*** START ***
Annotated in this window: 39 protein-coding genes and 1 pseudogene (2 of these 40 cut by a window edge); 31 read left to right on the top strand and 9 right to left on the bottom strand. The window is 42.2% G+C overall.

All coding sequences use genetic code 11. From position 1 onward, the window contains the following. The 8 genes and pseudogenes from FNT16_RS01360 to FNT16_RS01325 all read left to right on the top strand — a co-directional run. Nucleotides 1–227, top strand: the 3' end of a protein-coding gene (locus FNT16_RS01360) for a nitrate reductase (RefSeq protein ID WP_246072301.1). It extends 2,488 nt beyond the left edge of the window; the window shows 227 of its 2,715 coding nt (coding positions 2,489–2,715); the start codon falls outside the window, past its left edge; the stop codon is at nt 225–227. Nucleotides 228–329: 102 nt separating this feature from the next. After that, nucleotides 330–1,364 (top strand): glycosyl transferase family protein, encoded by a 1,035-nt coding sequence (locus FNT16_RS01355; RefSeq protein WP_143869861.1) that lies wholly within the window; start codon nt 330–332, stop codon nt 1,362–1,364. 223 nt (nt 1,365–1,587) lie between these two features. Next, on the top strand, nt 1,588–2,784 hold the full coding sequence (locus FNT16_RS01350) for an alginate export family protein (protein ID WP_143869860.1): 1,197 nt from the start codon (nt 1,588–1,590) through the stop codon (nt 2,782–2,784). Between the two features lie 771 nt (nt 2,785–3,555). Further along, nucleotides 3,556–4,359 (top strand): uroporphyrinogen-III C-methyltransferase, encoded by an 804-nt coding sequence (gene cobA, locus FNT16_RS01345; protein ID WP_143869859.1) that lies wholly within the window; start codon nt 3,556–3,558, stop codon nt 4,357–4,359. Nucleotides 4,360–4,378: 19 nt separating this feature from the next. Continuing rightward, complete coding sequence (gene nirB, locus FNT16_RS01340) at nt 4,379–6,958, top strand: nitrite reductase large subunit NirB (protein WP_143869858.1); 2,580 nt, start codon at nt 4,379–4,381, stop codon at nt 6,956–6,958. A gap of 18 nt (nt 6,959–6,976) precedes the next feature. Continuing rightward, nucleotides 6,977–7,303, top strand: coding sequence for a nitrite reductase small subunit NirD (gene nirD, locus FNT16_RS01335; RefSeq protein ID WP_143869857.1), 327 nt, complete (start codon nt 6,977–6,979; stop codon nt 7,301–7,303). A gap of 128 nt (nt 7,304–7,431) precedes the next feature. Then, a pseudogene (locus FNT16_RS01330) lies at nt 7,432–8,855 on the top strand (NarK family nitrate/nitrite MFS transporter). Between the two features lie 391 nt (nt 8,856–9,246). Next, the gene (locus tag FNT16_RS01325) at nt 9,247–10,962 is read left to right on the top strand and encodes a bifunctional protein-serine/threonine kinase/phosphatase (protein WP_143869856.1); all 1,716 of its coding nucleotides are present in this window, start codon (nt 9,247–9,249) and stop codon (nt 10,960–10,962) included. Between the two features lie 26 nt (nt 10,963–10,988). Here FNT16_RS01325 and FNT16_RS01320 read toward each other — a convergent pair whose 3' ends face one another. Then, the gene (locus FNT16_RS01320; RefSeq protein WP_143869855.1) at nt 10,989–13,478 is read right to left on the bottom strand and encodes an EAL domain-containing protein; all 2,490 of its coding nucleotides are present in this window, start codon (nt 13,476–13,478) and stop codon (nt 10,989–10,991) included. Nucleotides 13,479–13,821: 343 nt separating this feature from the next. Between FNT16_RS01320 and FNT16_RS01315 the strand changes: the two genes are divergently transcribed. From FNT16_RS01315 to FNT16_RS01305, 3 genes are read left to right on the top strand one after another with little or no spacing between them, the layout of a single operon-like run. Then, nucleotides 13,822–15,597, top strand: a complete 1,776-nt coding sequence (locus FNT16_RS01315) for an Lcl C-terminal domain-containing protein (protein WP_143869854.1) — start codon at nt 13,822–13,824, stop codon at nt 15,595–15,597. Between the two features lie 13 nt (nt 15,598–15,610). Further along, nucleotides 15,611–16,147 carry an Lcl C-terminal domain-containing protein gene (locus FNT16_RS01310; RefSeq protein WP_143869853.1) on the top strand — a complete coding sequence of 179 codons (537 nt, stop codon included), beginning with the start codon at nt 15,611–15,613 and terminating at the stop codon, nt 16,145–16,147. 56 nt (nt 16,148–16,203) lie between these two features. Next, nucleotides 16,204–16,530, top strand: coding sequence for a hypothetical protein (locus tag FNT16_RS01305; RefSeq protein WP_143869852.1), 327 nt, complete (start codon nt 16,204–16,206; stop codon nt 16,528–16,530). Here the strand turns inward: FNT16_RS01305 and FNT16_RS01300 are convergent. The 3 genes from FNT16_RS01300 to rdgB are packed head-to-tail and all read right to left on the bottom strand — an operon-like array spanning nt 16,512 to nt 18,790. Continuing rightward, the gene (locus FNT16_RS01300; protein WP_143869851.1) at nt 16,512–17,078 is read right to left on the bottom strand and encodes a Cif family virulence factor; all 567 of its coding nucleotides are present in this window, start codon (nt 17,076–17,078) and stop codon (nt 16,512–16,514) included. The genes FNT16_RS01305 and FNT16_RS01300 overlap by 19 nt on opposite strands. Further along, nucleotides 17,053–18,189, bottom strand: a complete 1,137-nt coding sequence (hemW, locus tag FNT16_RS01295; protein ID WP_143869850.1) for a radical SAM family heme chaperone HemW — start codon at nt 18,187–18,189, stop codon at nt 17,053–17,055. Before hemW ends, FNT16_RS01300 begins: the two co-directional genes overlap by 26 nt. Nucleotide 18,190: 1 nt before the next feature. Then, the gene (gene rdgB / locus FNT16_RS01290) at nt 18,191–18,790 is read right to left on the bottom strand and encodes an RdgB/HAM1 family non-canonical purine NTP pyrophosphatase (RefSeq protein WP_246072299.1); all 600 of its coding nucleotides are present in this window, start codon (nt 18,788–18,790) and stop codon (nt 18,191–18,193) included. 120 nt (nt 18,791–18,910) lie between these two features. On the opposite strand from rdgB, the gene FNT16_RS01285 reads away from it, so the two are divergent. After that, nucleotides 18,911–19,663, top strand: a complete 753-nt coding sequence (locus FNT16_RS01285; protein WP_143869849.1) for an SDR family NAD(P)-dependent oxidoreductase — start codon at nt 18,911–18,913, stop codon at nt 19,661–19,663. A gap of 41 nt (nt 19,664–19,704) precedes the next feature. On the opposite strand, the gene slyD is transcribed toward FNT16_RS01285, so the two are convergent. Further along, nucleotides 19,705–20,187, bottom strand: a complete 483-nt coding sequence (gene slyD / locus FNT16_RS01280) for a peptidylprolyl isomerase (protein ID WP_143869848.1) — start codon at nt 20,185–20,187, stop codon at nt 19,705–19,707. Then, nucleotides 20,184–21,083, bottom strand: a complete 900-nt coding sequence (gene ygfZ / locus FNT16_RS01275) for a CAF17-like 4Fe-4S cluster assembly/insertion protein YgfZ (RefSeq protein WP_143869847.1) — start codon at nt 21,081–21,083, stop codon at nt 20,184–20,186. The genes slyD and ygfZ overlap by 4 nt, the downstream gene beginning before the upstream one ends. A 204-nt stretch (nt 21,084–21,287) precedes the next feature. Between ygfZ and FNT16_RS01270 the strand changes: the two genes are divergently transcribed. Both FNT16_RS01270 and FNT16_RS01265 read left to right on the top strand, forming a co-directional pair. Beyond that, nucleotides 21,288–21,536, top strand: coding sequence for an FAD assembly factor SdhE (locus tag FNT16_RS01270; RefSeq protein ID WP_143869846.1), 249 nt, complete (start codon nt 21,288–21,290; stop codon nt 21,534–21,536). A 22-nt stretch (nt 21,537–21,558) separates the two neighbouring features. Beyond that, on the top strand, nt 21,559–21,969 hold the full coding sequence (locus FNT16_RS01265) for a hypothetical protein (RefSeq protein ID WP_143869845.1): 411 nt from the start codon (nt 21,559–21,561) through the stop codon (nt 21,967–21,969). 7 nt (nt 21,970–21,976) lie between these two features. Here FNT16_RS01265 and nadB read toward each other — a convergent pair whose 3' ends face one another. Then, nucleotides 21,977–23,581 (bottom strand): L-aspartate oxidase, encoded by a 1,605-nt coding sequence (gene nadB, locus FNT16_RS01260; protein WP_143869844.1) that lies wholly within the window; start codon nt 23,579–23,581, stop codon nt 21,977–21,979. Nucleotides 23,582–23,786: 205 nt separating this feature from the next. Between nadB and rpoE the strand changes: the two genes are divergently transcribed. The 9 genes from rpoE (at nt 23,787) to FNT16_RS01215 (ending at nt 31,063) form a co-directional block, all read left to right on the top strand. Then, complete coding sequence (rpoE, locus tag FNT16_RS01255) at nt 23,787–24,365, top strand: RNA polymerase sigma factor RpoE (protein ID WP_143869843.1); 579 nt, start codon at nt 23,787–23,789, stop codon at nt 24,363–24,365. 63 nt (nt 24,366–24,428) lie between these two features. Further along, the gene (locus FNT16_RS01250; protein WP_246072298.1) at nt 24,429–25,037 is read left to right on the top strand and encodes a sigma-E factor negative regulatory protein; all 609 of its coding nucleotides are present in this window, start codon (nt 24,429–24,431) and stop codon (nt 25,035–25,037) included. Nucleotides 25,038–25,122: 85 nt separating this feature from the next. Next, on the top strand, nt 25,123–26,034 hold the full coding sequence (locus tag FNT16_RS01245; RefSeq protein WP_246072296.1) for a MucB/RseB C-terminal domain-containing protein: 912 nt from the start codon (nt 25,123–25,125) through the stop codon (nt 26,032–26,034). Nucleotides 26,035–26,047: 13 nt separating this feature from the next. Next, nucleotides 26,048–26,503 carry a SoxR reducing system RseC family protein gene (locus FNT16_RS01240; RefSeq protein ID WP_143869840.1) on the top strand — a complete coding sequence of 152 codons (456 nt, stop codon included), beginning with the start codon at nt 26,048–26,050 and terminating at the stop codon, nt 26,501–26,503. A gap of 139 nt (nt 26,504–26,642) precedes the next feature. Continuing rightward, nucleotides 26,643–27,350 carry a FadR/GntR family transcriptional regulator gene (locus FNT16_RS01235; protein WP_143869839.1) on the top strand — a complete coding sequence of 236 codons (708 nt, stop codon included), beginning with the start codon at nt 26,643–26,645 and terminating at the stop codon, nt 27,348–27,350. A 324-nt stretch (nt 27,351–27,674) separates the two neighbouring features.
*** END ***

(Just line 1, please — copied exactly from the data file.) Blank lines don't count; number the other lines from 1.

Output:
Annotated in this window: 39 protein-coding genes and 1 pseudogene (2 of these 40 cut by a window edge); 31 read left to right on the top strand and 9 right to left on the bottom strand. The window is 42.2% G+C overall.